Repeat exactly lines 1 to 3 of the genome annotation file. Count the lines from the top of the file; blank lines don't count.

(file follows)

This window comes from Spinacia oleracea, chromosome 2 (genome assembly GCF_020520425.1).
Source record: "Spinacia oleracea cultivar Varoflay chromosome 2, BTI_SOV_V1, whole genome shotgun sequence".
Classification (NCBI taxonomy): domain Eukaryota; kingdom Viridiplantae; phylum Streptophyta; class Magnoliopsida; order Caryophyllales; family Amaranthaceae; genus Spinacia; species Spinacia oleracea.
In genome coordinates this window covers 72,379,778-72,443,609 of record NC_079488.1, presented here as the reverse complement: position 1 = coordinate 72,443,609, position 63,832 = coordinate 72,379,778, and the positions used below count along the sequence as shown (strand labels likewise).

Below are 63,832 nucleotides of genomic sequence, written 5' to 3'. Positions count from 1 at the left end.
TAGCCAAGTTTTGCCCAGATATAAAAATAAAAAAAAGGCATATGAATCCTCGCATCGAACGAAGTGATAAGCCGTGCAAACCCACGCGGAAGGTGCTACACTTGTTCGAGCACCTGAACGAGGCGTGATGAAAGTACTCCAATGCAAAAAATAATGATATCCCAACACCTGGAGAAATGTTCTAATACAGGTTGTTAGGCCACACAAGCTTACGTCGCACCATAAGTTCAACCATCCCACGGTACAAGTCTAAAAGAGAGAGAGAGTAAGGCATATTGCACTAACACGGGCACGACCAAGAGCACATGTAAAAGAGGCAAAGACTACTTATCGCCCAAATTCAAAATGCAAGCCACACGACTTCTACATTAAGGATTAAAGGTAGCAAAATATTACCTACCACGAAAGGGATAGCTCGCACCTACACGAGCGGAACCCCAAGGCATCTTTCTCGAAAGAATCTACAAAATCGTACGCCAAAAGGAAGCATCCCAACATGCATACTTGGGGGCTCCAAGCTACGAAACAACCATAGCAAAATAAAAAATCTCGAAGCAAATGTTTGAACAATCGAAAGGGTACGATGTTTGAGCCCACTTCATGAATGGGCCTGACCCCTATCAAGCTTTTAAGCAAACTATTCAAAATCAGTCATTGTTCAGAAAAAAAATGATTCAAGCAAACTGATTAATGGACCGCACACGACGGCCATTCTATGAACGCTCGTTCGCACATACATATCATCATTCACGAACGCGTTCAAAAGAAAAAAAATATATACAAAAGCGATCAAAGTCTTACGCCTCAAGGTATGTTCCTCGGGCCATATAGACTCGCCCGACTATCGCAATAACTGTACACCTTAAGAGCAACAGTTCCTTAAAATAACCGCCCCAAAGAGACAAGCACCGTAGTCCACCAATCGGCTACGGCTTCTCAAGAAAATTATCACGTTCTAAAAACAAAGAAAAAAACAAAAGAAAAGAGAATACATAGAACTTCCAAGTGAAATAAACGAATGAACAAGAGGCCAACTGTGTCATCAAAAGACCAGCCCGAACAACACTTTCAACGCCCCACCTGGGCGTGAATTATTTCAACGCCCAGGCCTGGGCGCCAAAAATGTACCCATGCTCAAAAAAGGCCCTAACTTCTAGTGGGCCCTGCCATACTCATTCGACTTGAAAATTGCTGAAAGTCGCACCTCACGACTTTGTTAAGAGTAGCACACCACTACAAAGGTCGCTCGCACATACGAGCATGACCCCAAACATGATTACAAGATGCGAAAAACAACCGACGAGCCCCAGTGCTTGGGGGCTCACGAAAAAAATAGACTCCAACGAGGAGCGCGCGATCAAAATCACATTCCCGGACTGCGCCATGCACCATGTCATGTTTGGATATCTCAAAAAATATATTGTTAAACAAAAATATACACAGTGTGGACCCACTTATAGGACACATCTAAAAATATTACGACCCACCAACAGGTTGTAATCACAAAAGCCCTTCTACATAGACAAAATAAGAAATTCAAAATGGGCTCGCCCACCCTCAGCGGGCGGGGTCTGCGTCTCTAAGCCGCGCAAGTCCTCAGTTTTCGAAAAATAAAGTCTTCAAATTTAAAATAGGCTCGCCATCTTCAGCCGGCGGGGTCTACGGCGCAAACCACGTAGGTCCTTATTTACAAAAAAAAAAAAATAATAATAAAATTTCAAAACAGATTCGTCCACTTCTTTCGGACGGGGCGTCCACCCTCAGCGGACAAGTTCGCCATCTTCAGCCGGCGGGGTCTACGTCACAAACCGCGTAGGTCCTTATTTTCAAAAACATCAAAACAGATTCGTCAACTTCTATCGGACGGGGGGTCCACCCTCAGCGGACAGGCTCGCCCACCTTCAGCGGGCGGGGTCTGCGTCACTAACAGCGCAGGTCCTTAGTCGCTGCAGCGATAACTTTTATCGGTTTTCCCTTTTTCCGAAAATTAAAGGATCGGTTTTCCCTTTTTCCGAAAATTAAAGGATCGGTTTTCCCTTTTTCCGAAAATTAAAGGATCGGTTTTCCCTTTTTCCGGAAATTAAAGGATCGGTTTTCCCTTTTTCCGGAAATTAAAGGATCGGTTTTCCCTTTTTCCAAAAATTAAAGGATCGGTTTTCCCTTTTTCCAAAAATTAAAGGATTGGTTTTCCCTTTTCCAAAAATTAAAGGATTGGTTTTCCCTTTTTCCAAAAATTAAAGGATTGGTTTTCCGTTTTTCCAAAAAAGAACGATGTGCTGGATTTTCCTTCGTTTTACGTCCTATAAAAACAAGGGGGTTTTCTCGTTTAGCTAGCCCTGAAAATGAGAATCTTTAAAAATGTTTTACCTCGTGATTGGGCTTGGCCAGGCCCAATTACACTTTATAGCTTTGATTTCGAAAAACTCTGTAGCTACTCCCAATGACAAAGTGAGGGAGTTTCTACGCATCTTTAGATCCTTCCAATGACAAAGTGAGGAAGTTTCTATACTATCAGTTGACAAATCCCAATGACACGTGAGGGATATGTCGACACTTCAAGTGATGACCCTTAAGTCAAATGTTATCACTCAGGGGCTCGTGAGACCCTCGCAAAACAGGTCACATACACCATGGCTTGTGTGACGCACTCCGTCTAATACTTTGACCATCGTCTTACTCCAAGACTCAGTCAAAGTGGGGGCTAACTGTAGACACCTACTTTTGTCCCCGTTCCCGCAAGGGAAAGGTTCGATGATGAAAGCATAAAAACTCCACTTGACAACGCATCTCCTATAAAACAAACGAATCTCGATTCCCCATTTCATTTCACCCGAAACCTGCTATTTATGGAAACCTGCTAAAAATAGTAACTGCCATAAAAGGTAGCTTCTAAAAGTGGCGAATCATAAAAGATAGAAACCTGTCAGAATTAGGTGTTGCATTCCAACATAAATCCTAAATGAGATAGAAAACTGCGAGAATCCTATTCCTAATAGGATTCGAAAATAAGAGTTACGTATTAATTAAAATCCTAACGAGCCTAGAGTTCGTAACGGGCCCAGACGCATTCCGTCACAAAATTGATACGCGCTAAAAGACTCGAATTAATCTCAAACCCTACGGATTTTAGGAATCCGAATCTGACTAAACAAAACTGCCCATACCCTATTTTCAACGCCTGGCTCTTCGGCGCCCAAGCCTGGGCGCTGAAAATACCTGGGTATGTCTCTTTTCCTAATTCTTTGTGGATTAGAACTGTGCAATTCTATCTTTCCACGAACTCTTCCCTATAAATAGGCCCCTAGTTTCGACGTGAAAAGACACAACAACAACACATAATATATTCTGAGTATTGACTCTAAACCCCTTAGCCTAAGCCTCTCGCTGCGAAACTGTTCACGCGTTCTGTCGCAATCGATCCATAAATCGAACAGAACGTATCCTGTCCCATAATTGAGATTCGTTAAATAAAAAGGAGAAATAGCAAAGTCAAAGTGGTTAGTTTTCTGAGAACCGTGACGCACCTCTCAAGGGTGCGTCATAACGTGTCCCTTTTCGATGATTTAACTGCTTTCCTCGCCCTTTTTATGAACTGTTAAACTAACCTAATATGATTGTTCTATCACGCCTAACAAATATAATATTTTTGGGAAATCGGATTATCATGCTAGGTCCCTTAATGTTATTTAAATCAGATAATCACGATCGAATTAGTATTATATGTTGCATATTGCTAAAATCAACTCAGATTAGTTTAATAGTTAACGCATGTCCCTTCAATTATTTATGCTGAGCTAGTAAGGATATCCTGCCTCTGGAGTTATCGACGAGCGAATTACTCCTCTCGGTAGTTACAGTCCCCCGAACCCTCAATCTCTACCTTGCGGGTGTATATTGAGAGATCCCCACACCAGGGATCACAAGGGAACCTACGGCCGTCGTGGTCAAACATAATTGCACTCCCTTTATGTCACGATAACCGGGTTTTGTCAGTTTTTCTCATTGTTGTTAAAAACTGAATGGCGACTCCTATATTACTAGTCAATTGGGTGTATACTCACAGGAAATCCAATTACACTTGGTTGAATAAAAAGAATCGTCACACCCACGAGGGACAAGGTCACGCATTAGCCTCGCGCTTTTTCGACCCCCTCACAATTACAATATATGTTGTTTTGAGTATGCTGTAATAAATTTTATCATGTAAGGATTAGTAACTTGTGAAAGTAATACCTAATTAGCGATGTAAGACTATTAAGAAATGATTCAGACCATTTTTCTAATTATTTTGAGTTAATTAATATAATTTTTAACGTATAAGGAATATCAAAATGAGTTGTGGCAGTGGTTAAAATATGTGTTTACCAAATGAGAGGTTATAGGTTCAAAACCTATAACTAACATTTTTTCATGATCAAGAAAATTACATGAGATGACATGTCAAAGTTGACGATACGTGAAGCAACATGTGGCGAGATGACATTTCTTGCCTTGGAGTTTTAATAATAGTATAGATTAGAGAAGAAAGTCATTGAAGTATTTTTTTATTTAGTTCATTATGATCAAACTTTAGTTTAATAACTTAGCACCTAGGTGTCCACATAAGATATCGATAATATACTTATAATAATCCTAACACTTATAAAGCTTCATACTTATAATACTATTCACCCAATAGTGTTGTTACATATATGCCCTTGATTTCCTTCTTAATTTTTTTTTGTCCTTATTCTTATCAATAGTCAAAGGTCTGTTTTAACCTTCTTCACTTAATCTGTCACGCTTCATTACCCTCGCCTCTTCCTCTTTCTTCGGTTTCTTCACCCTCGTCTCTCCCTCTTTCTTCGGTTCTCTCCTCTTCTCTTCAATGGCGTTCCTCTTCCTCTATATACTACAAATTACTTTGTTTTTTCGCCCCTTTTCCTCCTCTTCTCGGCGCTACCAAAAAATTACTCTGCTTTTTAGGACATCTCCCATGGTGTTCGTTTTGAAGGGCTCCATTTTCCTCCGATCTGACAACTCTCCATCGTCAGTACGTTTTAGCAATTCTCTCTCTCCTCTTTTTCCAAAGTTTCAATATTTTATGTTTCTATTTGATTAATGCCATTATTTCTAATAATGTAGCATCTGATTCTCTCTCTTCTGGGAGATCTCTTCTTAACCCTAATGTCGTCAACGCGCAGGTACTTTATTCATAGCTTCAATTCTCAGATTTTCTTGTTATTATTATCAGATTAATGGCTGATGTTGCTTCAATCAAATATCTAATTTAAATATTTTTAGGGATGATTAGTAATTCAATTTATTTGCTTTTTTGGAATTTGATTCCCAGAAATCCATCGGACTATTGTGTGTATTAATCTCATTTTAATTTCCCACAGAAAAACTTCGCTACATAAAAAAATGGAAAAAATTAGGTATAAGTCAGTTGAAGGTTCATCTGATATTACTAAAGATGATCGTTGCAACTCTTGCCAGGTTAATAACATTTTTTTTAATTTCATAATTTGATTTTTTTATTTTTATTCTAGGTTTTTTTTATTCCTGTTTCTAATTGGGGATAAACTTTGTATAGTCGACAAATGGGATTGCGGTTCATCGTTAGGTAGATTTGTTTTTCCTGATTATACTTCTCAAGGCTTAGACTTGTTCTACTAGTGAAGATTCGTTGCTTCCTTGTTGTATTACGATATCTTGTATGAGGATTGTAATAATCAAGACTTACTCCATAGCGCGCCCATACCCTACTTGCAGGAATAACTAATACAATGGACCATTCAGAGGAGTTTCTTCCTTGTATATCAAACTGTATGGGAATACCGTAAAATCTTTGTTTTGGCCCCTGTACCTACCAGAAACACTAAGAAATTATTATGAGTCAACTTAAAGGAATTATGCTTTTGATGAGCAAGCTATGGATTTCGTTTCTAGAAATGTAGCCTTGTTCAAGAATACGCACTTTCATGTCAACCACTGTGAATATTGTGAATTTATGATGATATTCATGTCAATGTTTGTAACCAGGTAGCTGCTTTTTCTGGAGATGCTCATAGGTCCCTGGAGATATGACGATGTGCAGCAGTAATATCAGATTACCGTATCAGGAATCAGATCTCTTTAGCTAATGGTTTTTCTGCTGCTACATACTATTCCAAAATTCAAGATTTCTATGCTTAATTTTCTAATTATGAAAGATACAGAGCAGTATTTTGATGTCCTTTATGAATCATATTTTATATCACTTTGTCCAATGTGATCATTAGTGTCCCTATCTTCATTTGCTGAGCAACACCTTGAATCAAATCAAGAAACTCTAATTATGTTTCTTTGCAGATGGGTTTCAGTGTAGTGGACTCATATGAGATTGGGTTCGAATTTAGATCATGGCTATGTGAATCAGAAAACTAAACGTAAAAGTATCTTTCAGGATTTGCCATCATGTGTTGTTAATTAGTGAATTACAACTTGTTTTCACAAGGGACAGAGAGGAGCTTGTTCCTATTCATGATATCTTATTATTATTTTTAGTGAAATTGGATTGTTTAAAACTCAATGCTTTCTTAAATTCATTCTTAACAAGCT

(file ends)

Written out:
This window comes from Spinacia oleracea, chromosome 2 (genome assembly GCF_020520425.1).
Source record: "Spinacia oleracea cultivar Varoflay chromosome 2, BTI_SOV_V1, whole genome shotgun sequence".
Classification (NCBI taxonomy): domain Eukaryota; kingdom Viridiplantae; phylum Streptophyta; class Magnoliopsida; order Caryophyllales; family Amaranthaceae; genus Spinacia; species Spinacia oleracea.